Resolutions

As I sit down to write this, we are almost two weeks into the New Year – far enough into 2022 for most New Year’s resolutions to now be obsolete, I suspect. Last week the parking lots (car parks for my British friends) of fitness centers were packed as people’s resolve to lose weight and/or get into shape were being enacted. I suspect by the end of the month, traffic into such establishments will be back to normal. Why might my suspicions be plausible? Probably due to 50 years of personal experience and observation of failed attempts to keep New Year’s resolutions.

That all began to change for me about 20 years ago. What happened? First, it was around the turn of the century that I resolved to never make any more New Year’s resolutions – the only resolution I have successfully kept! Secondly, I began to understand the concept of living with a focused and determined purpose, though I could have hardly articulated it at the time.

I have discussed previously the importance and value of Focus as we navigate life in this world as Christ-followers. Accompanying focus is resolve. I remember my friend and colleague, Ray Donnatucci, admonishing a group of high school and college-aged young people the value of resolve. He talked about the many young people he knew over the years that were no longer walking in the faith. Then his harsh challenge: Nor might you unless you determine (resolve) otherwise.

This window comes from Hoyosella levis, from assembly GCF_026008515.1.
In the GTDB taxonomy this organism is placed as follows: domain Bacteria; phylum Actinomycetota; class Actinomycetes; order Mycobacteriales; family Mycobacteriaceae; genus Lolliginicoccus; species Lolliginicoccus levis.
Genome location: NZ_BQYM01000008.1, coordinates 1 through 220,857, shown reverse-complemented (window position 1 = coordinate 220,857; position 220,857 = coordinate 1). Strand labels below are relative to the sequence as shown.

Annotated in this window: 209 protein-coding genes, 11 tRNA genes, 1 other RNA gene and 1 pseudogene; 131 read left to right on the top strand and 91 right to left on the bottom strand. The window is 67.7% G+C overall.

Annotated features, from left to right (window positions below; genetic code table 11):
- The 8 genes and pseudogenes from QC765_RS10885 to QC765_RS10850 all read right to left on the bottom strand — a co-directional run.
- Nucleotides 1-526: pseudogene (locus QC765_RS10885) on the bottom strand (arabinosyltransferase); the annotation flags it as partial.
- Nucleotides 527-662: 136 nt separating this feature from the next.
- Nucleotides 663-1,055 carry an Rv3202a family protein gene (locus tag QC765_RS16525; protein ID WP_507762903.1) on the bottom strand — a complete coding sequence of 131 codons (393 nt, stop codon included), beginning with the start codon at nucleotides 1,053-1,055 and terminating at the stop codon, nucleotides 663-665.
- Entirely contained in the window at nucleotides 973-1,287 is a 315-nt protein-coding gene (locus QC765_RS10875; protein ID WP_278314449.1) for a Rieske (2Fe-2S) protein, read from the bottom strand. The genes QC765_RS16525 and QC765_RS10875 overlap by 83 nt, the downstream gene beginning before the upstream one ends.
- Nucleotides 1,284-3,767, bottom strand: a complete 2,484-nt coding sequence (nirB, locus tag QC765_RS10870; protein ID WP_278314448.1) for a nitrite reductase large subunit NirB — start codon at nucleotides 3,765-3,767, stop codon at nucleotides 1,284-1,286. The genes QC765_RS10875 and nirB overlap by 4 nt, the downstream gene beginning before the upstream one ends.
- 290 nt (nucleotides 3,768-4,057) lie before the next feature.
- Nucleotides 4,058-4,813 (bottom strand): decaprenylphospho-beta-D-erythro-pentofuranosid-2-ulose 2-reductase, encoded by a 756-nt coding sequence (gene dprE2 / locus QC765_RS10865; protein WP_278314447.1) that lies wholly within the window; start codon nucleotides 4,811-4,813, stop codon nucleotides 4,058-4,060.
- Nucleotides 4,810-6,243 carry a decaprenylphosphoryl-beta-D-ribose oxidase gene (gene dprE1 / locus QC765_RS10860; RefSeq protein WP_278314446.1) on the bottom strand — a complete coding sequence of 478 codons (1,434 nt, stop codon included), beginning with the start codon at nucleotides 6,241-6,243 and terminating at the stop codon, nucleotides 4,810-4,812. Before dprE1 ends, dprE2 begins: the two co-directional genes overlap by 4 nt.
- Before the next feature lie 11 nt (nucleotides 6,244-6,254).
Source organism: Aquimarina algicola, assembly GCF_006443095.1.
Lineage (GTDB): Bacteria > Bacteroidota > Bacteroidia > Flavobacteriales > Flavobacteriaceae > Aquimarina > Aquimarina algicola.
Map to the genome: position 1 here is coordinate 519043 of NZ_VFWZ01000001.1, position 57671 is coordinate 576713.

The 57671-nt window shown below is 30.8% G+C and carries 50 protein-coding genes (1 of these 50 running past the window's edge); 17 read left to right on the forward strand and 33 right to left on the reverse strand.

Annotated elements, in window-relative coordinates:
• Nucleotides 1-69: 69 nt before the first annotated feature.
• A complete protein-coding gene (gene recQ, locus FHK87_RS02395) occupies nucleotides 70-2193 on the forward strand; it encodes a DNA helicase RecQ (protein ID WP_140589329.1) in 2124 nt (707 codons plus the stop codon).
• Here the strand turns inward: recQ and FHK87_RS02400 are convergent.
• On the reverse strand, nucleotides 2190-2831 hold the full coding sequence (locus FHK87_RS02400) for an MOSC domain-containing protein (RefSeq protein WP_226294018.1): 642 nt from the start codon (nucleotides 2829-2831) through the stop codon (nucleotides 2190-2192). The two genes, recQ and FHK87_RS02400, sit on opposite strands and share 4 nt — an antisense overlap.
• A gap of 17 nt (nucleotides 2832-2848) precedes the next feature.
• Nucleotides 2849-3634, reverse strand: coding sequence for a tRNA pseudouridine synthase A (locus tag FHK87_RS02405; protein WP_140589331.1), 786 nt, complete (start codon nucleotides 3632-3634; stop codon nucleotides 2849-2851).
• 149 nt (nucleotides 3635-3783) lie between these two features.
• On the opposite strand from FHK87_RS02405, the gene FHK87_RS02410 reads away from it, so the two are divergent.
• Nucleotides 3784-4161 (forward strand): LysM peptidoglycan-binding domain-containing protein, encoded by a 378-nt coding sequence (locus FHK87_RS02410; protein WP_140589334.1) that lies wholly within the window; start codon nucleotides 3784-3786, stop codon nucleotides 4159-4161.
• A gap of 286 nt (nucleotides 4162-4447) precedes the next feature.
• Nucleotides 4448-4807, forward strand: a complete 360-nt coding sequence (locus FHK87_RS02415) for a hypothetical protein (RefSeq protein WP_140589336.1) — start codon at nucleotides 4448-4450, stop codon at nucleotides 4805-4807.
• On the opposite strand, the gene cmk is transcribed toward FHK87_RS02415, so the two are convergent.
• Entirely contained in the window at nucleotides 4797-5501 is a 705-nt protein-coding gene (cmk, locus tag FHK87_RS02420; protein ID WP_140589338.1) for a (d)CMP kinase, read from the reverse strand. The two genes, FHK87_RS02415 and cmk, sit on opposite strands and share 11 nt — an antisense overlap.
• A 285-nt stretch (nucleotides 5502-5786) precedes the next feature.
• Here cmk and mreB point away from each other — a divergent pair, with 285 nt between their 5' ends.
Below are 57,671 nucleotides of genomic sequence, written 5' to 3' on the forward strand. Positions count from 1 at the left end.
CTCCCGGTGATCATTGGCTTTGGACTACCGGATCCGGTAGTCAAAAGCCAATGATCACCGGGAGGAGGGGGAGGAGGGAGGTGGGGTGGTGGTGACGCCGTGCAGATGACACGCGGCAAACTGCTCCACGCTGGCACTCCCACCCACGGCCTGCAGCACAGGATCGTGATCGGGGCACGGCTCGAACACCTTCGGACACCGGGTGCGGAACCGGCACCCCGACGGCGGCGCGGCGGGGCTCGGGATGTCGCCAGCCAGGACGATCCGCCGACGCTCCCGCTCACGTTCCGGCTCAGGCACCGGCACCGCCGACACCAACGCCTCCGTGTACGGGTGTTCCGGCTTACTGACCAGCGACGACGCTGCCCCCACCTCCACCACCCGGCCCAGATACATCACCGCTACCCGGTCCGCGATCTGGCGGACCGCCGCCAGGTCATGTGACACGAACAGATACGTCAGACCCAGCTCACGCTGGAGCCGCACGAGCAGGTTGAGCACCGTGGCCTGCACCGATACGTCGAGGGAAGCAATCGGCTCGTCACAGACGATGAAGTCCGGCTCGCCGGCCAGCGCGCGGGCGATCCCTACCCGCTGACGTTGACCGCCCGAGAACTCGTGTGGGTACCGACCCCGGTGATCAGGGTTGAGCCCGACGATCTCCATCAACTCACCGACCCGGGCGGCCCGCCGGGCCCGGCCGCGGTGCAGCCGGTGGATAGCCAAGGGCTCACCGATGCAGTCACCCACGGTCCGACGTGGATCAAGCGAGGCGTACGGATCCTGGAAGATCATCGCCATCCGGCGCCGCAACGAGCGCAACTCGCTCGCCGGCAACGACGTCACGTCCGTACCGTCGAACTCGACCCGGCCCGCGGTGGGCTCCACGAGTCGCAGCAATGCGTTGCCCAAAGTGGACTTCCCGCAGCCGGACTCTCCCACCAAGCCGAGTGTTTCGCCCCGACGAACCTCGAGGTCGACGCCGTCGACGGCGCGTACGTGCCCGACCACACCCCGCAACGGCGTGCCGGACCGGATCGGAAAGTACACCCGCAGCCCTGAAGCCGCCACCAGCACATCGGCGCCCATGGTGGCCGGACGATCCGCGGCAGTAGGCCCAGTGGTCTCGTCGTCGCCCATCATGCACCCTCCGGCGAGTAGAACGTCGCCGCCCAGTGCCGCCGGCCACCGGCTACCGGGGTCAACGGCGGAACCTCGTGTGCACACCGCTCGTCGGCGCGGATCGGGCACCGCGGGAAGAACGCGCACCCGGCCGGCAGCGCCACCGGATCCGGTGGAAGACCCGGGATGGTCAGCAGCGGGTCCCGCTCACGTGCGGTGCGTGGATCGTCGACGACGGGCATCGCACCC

As I ponder this, I think of the discourse between God and Joshua as He was instructing Joshua to lead the people of Israel across the Jordon River to inherit the “promised land,” following a 40-year time of preparation. 

God to Joshua: “Be strong and courageous because you will lead these people to inherit the land I swore to their ancestors to give them.  Be strong and very courageous. Be careful to obey all the law my servant Moses gave you; do not turn from it to the right or to the left, that you may be successful wherever you go.  Keep this Book of the Law always on your lips; meditate on it day and night, so that you may be careful to do everything written in it. Then you will be prosperous and successful.  Have I not commanded you? Be strong and courageous. Do not be afraid; do not be discouraged, for the Lord your God will be with you wherever you go.” (Joshua 1:6-9, also Deuteronomy 31)

Three times God put strength and courage together in his statement to Joshua.  In Hebrew thought, anything stated three times demands attention. So, being a dabbler in Hebrew, I poked around a bit to see what I could discover.  Strong and courageous are linked together because they are kind of the same word.  The Hebrew word for courage is amats, which means: To be determined, to make oneself alert, to strengthen oneself.